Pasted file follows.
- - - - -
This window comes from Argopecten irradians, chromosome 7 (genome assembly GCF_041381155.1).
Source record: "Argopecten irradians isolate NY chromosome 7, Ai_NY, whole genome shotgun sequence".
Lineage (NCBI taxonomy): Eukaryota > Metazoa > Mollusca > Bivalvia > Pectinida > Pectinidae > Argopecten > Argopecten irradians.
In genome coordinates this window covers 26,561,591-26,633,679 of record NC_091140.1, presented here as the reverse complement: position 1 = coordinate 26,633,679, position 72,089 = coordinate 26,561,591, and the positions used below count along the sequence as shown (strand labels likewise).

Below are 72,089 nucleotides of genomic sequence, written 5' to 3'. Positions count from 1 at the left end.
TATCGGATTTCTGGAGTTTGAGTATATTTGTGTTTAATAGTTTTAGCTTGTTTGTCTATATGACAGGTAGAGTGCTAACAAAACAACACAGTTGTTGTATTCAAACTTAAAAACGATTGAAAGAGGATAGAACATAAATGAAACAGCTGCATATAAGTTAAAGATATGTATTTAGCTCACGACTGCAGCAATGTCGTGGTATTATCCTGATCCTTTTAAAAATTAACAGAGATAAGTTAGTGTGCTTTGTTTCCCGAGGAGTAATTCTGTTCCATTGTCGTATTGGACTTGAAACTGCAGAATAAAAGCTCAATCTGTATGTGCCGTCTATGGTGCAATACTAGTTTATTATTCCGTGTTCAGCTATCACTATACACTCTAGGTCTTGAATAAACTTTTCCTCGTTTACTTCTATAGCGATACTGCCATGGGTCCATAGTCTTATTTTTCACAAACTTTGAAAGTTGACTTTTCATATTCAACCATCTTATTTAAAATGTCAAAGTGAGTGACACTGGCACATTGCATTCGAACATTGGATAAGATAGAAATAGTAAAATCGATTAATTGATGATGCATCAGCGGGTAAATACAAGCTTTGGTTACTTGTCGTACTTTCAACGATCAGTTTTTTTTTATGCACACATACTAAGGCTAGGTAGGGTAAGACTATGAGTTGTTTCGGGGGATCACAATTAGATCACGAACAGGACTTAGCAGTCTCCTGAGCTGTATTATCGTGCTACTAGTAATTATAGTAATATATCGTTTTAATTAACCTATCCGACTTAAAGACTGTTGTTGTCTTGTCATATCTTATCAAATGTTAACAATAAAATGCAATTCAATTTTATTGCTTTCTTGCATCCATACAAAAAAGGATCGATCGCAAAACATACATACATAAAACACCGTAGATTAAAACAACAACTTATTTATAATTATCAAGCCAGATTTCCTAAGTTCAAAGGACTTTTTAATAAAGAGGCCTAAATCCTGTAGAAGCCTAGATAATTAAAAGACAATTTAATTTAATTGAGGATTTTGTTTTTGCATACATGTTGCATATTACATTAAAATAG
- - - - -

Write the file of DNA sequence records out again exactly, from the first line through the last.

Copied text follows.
This window comes from Argopecten irradians, chromosome 7 (genome assembly GCF_041381155.1).
Source record: "Argopecten irradians isolate NY chromosome 7, Ai_NY, whole genome shotgun sequence".
Lineage (NCBI taxonomy): Eukaryota > Metazoa > Mollusca > Bivalvia > Pectinida > Pectinidae > Argopecten > Argopecten irradians.
In genome coordinates this window covers 26,561,591-26,633,679 of record NC_091140.1, presented here as the reverse complement: position 1 = coordinate 26,633,679, position 72,089 = coordinate 26,561,591, and the positions used below count along the sequence as shown (strand labels likewise).

Below are 72,089 nucleotides of genomic sequence, written 5' to 3'. Positions count from 1 at the left end.
TATCGGATTTCTGGAGTTTGAGTATATTTGTGTTTAATAGTTTTAGCTTGTTTGTCTATATGACAGGTAGAGTGCTAACAAAACAACACAGTTGTTGTATTCAAACTTAAAAACGATTGAAAGAGGATAGAACATAAATGAAACAGCTGCATATAAGTTAAAGATATGTATTTAGCTCACGACTGCAGCAATGTCGTGGTATTATCCTGATCCTTTTAAAAATTAACAGAGATAAGTTAGTGTGCTTTGTTTCCCGAGGAGTAATTCTGTTCCATTGTCGTATTGGACTTGAAACTGCAGAATAAAAGCTCAATCTGTATGTGCCGTCTATGGTGCAATACTAGTTTATTATTCCGTGTTCAGCTATCACTATACACTCTAGGTCTTGAATAAACTTTTCCTCGTTTACTTCTATAGCGATACTGCCATGGGTCCATAGTCTTATTTTTCACAAACTTTGAAAGTTGACTTTTCATATTCAACCATCTTATTTAAAATGTCAAAGTGAGTGACACTGGCACATTGCATTCGAACATTGGATAAGATAGAAATAGTAAAATCGATTAATTGATGATGCATCAGCGGGTAAATACAAGCTTTGGTTACTTGTCGTACTTTCAACGATCAGTTTTTTTTTATGCACACATACTAAGGCTAGGTAGGGTAAGACTATGAGTTGTTTCGGGGGATCACAATTAGATCACGAACAGGACTTAGCAGTCTCCTGAGCTGTATTATCGTGCTACTAGTAATTATAGTAATATATCGTTTTAATTAACCTATCCGACTTAAAGACTGTTGTTGTCTTGTCATATCTTATCAAATGTTAACAATAAAATGCAATTCAATTTTATTGCTTTCTTGCATCCATACAAAAAAGGATCGATCGCAAAACATACATACATAAAACACCGTAGATTAAAACAACAACTTATTTATAATTATCAAGCCAGATTTCCTAAGTTCAAAGGACTTTTTAATAAAGAGGCCTAAATCCTGTAGAAGCCTAGATAATTAAAAGACAATTTAATTTAATTGAGGATTTTGTTTTTGCATACATGTTGCATATTACATTAAAATAG